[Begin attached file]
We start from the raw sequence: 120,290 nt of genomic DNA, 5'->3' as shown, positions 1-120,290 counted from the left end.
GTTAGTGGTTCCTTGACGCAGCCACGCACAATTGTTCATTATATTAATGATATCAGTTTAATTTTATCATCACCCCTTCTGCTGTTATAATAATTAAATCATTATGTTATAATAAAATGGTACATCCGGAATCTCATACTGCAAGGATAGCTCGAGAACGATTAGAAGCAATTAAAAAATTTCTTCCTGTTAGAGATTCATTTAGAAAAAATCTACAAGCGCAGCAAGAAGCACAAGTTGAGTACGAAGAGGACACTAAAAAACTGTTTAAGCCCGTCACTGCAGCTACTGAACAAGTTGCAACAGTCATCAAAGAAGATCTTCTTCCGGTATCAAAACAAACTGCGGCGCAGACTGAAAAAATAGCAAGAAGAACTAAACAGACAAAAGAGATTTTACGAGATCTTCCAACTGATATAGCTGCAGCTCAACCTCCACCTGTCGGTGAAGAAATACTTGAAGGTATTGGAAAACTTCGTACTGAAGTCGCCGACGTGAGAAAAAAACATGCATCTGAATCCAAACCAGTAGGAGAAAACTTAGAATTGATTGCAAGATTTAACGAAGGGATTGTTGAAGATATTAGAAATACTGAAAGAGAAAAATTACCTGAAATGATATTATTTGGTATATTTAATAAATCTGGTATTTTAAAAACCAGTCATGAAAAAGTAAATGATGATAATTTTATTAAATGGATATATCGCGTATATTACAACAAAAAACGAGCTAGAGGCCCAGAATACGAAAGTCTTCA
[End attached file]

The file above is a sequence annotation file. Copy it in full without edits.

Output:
We start from the raw sequence: 120,290 nt of genomic DNA, 5'->3' as shown, positions 1-120,290 counted from the left end.
GTTAGTGGTTCCTTGACGCAGCCACGCACAATTGTTCATTATATTAATGATATCAGTTTAATTTTATCATCACCCCTTCTGCTGTTATAATAATTAAATCATTATGTTATAATAAAATGGTACATCCGGAATCTCATACTGCAAGGATAGCTCGAGAACGATTAGAAGCAATTAAAAAATTTCTTCCTGTTAGAGATTCATTTAGAAAAAATCTACAAGCGCAGCAAGAAGCACAAGTTGAGTACGAAGAGGACACTAAAAAACTGTTTAAGCCCGTCACTGCAGCTACTGAACAAGTTGCAACAGTCATCAAAGAAGATCTTCTTCCGGTATCAAAACAAACTGCGGCGCAGACTGAAAAAATAGCAAGAAGAACTAAACAGACAAAAGAGATTTTACGAGATCTTCCAACTGATATAGCTGCAGCTCAACCTCCACCTGTCGGTGAAGAAATACTTGAAGGTATTGGAAAACTTCGTACTGAAGTCGCCGACGTGAGAAAAAAACATGCATCTGAATCCAAACCAGTAGGAGAAAACTTAGAATTGATTGCAAGATTTAACGAAGGGATTGTTGAAGATATTAGAAATACTGAAAGAGAAAAATTACCTGAAATGATATTATTTGGTATATTTAATAAATCTGGTATTTTAAAAACCAGTCATGAAAAAGTAAATGATGATAATTTTATTAAATGGATATATCGCGTATATTACAACAAAAAACGAGCTAGAGGCCCAGAATACGAAAGTCTTCA